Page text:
Pandemic And Overdoses Drive Record Gender Disparity In US Life Expectancy: Research

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This is the largest difference in the US since 1996.

The Researcher also pointed out that no one has systematically analysed why the gap between men and women has been widening since 2010.

Research indicates that women in the United States can anticipate living almost six years longer than men, marking the widest life expectancy gap in decades. Disparities in deaths from COVID-19 and drug overdoses contribute to this gap, as revealed by a study conducted by the University of California, San Francisco, and Harvard T.H. Chan School of Public Health, published on November 13, 2023, in JAMA Internal Medicine. The authors note a life expectancy difference of 5.8 years in 2021, the largest in the US since 1996, compared to 4.8 years in 2010, the narrowest gap in recent years.

The pandemic played a pivotal role in the widening gap between 2019 and 2021, with a disproportionate toll on men. Unintentional injuries and poisonings, primarily attributed to drug overdoses, accidents, and suicide, further contributed to the widening gender disparity. Bradon Yan, the study’s first author and a UCSF internal medicine resident physician, emphasized that while both genders experienced rising death rates from drug overdoses and homicides, men represented an increasingly disproportionate share of these fatalities.

Utilising data from the National Center for Health Statistics nationwide, the researchers identified causes of death significantly impacting life expectancy. Pre-pandemic, deaths were primarily attributed to unintentional injuries, diabetes, suicide, homicide, and heart disease. However, during the pandemic, men were more likely to succumb to the virus due to various factors such as disparities in health behaviours, social factors, work-related exposure risks, housing instability, incarceration, and reluctance to seek timely medical attention.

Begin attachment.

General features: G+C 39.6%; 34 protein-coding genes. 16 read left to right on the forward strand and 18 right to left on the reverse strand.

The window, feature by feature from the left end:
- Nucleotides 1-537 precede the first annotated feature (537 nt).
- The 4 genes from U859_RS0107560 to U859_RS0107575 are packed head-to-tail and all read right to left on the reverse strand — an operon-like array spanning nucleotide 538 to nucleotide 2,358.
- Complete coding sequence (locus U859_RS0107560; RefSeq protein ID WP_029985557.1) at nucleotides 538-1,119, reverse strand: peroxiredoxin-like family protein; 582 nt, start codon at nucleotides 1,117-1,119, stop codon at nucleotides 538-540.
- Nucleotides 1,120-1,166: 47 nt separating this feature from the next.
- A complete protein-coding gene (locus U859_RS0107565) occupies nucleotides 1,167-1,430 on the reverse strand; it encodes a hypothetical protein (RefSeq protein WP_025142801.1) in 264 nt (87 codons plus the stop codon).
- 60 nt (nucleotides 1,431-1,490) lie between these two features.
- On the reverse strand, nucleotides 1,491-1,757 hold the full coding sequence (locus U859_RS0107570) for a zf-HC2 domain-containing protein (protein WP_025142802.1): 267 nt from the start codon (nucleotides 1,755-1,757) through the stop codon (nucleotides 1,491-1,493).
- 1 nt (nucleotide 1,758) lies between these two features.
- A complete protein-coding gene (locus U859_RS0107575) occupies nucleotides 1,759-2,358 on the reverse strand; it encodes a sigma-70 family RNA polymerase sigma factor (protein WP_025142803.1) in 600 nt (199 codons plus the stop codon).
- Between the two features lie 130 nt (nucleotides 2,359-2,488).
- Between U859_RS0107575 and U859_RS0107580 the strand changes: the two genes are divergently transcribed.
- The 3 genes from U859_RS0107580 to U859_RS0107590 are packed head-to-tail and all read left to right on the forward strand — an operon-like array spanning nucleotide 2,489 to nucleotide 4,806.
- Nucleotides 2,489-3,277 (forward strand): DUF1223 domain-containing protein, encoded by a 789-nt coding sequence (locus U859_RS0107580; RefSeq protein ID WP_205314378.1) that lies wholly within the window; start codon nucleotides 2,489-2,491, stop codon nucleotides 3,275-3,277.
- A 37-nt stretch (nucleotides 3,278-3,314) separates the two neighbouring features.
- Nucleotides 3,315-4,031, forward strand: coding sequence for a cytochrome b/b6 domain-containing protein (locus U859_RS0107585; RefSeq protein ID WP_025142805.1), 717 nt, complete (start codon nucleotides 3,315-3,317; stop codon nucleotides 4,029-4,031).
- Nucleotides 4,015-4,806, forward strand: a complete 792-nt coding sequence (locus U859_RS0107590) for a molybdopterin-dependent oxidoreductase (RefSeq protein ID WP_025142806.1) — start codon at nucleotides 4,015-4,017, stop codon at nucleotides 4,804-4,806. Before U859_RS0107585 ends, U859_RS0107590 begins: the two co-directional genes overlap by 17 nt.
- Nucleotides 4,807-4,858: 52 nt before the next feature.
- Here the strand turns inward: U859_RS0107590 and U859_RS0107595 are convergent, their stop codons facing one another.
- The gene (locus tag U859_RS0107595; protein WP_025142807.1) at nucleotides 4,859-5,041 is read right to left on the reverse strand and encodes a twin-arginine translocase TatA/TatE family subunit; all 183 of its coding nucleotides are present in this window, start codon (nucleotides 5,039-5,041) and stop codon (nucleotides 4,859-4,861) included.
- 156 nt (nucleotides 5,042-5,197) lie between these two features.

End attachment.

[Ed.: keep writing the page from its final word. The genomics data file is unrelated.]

Yan expressed concern about the widening gap and suggested that the study’s findings prompt consideration of developing more specialized care, particularly in mental health, to address the increasing disparity in life expectancy between men and women. Co-author Howard Koh, a professor at Harvard Chan School, emphasized the need to examine whether these trends changed post-2021.

In 2021, women’s life expectancy was 79.3 years compared to 73.5 years for men. However, the study’s limitation includes a binary classification of gender and, a lack of exploration of overlap across diseases and various demographic subgroups.

The results show the urgency of addressing the multifaceted factors contributing to the widening gender gap in life expectancy, with potential implications for healthcare policies and targeted interventions.

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